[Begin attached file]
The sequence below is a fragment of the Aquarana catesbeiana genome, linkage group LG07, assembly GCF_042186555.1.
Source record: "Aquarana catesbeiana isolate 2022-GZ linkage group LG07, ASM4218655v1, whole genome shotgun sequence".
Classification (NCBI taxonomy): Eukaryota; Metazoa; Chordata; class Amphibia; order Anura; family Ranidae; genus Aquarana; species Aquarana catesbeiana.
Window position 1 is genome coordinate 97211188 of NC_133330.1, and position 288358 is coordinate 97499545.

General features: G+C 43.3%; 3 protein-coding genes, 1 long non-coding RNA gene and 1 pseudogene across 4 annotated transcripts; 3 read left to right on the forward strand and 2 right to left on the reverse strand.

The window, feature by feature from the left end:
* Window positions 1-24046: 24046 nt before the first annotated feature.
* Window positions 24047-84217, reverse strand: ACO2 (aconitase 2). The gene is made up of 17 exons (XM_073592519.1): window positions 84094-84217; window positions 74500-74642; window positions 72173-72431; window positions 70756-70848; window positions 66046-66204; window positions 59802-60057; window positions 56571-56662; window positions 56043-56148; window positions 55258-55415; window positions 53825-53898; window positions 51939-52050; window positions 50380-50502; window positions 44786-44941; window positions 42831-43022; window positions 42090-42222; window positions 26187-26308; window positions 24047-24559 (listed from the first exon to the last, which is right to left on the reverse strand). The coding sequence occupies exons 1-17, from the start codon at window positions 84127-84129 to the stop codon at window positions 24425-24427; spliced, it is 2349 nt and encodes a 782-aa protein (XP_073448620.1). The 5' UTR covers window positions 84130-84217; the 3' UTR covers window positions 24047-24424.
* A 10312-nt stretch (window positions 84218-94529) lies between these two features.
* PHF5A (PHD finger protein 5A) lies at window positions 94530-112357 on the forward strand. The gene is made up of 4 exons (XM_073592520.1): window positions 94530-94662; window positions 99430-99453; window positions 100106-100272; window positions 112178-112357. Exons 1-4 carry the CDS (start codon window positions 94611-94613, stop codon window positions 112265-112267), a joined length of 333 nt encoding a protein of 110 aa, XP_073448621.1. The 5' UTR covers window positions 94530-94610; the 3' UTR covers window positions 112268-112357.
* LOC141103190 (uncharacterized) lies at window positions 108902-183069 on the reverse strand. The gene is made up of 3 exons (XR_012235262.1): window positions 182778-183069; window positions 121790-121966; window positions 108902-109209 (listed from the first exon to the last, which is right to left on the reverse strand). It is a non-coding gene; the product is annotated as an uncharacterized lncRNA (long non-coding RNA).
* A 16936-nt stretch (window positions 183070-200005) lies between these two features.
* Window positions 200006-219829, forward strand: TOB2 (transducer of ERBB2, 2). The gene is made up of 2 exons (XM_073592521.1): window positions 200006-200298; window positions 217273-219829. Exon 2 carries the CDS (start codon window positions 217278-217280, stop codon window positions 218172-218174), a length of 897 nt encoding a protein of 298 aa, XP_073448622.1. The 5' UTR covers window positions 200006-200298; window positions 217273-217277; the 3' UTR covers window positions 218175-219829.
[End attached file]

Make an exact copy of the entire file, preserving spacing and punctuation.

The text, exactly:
The sequence below is a fragment of the Aquarana catesbeiana genome, linkage group LG07, assembly GCF_042186555.1.
Source record: "Aquarana catesbeiana isolate 2022-GZ linkage group LG07, ASM4218655v1, whole genome shotgun sequence".
Classification (NCBI taxonomy): Eukaryota; Metazoa; Chordata; class Amphibia; order Anura; family Ranidae; genus Aquarana; species Aquarana catesbeiana.
Window position 1 is genome coordinate 97211188 of NC_133330.1, and position 288358 is coordinate 97499545.

General features: G+C 43.3%; 3 protein-coding genes, 1 long non-coding RNA gene and 1 pseudogene across 4 annotated transcripts; 3 read left to right on the forward strand and 2 right to left on the reverse strand.

The window, feature by feature from the left end:
* Window positions 1-24046: 24046 nt before the first annotated feature.
* Window positions 24047-84217, reverse strand: ACO2 (aconitase 2). The gene is made up of 17 exons (XM_073592519.1): window positions 84094-84217; window positions 74500-74642; window positions 72173-72431; window positions 70756-70848; window positions 66046-66204; window positions 59802-60057; window positions 56571-56662; window positions 56043-56148; window positions 55258-55415; window positions 53825-53898; window positions 51939-52050; window positions 50380-50502; window positions 44786-44941; window positions 42831-43022; window positions 42090-42222; window positions 26187-26308; window positions 24047-24559 (listed from the first exon to the last, which is right to left on the reverse strand). The coding sequence occupies exons 1-17, from the start codon at window positions 84127-84129 to the stop codon at window positions 24425-24427; spliced, it is 2349 nt and encodes a 782-aa protein (XP_073448620.1). The 5' UTR covers window positions 84130-84217; the 3' UTR covers window positions 24047-24424.
* A 10312-nt stretch (window positions 84218-94529) lies between these two features.
* PHF5A (PHD finger protein 5A) lies at window positions 94530-112357 on the forward strand. The gene is made up of 4 exons (XM_073592520.1): window positions 94530-94662; window positions 99430-99453; window positions 100106-100272; window positions 112178-112357. Exons 1-4 carry the CDS (start codon window positions 94611-94613, stop codon window positions 112265-112267), a joined length of 333 nt encoding a protein of 110 aa, XP_073448621.1. The 5' UTR covers window positions 94530-94610; the 3' UTR covers window positions 112268-112357.
* LOC141103190 (uncharacterized) lies at window positions 108902-183069 on the reverse strand. The gene is made up of 3 exons (XR_012235262.1): window positions 182778-183069; window positions 121790-121966; window positions 108902-109209 (listed from the first exon to the last, which is right to left on the reverse strand). It is a non-coding gene; the product is annotated as an uncharacterized lncRNA (long non-coding RNA).
* A 16936-nt stretch (window positions 183070-200005) lies between these two features.
* Window positions 200006-219829, forward strand: TOB2 (transducer of ERBB2, 2). The gene is made up of 2 exons (XM_073592521.1): window positions 200006-200298; window positions 217273-219829. Exon 2 carries the CDS (start codon window positions 217278-217280, stop codon window positions 218172-218174), a length of 897 nt encoding a protein of 298 aa, XP_073448622.1. The 5' UTR covers window positions 200006-200298; window positions 217273-217277; the 3' UTR covers window positions 218175-219829.